Where were you when you found out? Were you standing up? Sitting down? Were you right with your loved one?
I remember the phone calls. I remember where I was sitting – working – laying.
One of my closest friends told me about Dad’s death. She did so with so much reluctance and compassion. She knew I had heard about the death of my Aunt (my second Mom) in a shockingly matter-of-fact way.
I recall Judy saying, “Kate, I wish I were there, my friend. I wish I could say this in person and hug you… Your Mom called and she said your Dad …………..”
I felt numb.
The next call was five years later, while I was in session with a client. My supervisor buzzed me out of a couple’s session to let me know I had an emergency phone call.
It was the paramedics. “We have your Mom here. She’s had a heart attack. We don’t think she’s going to make it….”
I was able to say, “Please tell her I love her……”
I felt numb.
The last of my family members was a call at 3:30 AM.
“Kathy, it’s Toni. Kurt died this morning at 1:00 AM. I’ve been trying to reach you, but….”
I felt numb.
Shock and Denial
Shock – Denial is the first stage of the Five Stages of Grief in the Kubler-Ross model.
If you’ve lost a loved one, whether a parent, friend, child or spouse, you know the shock of it. You just go numb. Your brain cannot process the news you will not speak or hear from your loved one again.
You might say things like, “I still can’t believe she’s gone.” “I knew he was sick, but I really thought he was going to pull through.” “I feel like someone is playing a cruel joke.”
What Shock Looks Like
The shock looks like a numbness or a confusion. Your brain often goes on emotional overload.
You know when you go to the funeral or memorial service and people report the survivor is “doing really well?”
This is often times Shock. The reality of living without the person they loved has not fully entered into the brain of the survivor.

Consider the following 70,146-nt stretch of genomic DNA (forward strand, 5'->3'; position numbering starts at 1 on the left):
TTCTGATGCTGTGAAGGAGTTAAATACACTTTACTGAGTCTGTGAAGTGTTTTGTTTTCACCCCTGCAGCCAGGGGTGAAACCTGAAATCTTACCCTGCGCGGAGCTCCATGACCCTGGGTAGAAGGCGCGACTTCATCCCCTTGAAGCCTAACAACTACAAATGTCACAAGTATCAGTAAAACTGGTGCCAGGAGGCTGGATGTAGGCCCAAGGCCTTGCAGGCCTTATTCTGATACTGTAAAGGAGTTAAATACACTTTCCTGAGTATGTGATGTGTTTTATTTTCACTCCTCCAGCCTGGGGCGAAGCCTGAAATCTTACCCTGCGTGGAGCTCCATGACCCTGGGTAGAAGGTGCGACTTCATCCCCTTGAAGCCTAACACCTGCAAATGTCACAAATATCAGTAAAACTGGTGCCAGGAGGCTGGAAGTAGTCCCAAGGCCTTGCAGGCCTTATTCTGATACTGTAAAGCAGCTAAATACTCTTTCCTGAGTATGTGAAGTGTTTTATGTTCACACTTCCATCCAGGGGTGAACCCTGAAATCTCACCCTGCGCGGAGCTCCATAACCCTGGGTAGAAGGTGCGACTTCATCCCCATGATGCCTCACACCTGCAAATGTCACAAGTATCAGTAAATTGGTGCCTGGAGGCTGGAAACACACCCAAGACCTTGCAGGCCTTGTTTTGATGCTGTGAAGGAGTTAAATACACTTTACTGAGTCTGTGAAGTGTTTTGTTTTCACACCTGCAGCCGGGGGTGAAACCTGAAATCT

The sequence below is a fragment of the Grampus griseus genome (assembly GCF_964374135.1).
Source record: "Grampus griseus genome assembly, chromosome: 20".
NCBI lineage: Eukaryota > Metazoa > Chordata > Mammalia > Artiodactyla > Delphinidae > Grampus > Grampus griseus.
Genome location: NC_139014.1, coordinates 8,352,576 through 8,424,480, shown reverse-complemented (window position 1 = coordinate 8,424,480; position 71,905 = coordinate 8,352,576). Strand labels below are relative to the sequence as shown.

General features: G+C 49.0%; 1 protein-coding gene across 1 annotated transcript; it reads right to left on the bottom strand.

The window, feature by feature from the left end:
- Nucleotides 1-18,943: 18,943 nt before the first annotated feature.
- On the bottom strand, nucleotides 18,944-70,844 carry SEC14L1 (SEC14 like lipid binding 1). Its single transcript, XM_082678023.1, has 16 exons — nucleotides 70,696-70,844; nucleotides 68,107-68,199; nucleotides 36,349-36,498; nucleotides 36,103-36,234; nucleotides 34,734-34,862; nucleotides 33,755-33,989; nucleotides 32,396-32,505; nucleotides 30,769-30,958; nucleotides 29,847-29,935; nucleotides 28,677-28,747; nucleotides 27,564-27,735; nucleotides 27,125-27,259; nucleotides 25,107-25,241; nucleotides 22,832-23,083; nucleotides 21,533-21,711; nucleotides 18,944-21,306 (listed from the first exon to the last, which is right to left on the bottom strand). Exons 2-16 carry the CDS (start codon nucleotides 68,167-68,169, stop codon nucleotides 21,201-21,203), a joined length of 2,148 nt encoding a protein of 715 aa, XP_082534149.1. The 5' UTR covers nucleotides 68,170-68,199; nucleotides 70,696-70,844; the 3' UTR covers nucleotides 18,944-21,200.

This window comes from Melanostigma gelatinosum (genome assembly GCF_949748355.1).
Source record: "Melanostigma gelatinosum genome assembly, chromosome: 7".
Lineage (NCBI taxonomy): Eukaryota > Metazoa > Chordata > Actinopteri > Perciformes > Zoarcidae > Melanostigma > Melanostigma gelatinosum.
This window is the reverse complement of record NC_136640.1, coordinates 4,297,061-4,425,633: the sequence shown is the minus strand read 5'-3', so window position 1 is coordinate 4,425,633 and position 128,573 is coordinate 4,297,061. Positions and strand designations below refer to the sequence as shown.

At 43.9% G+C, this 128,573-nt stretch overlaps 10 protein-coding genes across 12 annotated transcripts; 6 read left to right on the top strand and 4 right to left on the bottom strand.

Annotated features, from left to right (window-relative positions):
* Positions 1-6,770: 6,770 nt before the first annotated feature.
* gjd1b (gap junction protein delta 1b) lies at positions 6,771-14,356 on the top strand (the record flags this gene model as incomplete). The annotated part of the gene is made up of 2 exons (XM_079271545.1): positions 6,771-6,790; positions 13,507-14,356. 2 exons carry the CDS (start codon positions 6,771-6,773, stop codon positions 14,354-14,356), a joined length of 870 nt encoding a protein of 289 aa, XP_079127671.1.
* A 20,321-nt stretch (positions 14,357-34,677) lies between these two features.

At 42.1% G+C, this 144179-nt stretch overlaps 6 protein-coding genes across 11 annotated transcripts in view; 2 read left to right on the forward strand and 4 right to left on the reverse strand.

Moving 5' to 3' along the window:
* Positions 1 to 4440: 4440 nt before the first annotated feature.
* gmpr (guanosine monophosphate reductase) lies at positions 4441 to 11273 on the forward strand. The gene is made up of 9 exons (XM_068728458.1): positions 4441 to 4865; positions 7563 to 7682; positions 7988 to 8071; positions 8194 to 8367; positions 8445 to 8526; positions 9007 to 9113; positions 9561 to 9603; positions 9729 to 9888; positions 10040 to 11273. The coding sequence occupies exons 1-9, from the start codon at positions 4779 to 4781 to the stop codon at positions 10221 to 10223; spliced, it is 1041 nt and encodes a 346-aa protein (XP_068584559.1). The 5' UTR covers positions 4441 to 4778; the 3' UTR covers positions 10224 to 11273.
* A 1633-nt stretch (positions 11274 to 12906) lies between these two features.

And if you are experiencing peace about your loved one dying – Don’t question the “peace.” Enjoy it. However, as the reality of loss enters your experience, you may feel the sadness creep into your life.
Please don’t suppress the sadness. This is not the time for a “stiff upper lip.”
Remember? Grief is the way to Joy.
Let the sadness come – like labor pains. The Sudden Urges of Grief (SUGs) will sometimes get intense. But, like labor pains, the Sudden Urges of Grief that seemingly come from nowhere, won’t last forever.
Joy will come through the mourning.
What Denial Looks Like
No. You aren’t losing your mind.
You are slowly integrating the loss of your loved one into your daily life.
You might roll over in bed to find them no longer there – warming the other side of the bed.
You might pick up the phone to tell them about the latest joke you heard – only to realize they wouldn’t be answering.
You forget for a moment, they were no longer there. The conversation, joke, song shared in the past will fade into a memory.
The Trap of Avoidance
While it is vital you pace yourself in this journey of The Soul of Grief, it is also important to remember avoiding the grief will only prolong the process.
If you find yourself avoiding the familiar places, people, or things that remind you of the pain of your loved one no longer being there – I encourage you. Get a friend/priest/pastor/counselor to help you face the pain and walk through this valley of shadow of death.
The Path Through
We’re not done. If you are concerned you need to understand more about how all of this icky grief works, don’t worry, friend. There’s more information and encouragement for your journey. We have a ways to go in this series.
And friend, I truly wish I could give you a short cut. There are none.
Just remember – The only rule of grief is You Make the Rules.
I’m Kate Pieper, LMFT, your reluctant tour guide for The Soul of Grief. The above is not professional advice. Hopefully, it is information to help you in this maze of grief you may be walking. You can reach me at 530-268-3558 or firstname.lastname@example.org. Perhaps I can walk with you through your pain.